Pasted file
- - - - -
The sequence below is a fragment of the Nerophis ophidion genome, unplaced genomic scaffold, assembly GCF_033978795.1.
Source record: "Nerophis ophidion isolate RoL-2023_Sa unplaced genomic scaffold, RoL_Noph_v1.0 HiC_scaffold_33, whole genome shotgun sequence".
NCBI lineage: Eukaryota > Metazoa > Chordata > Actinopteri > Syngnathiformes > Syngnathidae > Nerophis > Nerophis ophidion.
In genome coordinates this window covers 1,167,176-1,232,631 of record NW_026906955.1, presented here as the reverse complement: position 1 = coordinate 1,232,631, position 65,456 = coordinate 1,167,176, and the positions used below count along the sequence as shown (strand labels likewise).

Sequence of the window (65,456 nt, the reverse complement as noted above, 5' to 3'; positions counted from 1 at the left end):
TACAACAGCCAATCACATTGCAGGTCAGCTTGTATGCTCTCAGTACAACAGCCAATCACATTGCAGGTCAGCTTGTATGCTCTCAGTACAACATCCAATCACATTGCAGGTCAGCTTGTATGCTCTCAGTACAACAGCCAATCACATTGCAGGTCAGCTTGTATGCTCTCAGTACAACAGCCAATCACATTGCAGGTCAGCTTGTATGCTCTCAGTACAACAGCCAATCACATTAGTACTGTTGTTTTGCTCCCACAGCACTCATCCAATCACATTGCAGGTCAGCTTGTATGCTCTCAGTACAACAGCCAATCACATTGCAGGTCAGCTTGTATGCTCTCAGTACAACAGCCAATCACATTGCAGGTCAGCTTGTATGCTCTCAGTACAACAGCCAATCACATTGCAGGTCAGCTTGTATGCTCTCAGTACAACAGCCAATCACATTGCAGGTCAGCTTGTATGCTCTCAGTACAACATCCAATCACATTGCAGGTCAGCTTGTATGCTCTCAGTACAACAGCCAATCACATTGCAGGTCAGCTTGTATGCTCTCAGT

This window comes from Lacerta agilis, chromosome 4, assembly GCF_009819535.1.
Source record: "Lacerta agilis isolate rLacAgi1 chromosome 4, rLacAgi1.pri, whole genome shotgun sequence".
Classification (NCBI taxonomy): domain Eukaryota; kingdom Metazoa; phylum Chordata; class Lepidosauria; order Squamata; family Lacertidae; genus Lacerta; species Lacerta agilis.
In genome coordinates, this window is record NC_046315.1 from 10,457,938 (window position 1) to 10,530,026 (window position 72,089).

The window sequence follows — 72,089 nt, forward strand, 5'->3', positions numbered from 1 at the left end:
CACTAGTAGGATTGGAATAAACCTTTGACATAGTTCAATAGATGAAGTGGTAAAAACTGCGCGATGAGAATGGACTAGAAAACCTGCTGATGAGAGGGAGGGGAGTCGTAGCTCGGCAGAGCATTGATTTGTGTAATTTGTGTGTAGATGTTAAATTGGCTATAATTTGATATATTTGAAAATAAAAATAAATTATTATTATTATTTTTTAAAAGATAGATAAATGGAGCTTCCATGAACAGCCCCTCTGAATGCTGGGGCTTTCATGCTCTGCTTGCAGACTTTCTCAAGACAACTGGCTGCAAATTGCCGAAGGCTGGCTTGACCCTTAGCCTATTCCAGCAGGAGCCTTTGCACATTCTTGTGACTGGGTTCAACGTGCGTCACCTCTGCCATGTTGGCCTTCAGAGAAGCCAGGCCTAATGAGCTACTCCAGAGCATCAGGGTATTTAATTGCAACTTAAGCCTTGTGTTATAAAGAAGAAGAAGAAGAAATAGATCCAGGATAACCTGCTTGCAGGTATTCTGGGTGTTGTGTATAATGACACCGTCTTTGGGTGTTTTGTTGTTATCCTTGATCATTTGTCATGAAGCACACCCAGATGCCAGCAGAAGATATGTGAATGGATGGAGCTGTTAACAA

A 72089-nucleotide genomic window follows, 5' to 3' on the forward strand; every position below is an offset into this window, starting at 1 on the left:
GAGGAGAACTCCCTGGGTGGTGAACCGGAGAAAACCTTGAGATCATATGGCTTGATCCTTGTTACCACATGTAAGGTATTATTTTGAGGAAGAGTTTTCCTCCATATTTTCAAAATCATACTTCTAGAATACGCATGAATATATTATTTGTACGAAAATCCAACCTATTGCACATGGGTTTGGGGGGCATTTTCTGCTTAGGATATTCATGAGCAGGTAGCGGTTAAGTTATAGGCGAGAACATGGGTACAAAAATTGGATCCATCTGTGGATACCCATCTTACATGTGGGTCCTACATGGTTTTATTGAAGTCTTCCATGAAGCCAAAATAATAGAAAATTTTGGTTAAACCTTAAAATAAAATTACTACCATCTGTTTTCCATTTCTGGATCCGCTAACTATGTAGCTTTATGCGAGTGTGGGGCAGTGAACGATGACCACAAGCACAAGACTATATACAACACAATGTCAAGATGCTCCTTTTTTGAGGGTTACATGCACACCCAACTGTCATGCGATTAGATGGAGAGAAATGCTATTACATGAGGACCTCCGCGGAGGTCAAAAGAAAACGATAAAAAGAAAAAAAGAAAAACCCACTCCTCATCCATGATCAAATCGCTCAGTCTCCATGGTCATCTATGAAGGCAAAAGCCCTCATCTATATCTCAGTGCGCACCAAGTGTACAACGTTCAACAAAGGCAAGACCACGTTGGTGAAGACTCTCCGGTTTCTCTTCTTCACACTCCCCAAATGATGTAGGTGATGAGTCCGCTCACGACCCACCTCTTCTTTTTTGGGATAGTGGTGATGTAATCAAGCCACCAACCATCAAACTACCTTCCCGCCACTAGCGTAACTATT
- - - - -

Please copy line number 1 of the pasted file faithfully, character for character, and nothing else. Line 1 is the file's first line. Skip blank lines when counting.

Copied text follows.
The sequence below is a fragment of the Nerophis ophidion genome, unplaced genomic scaffold, assembly GCF_033978795.1.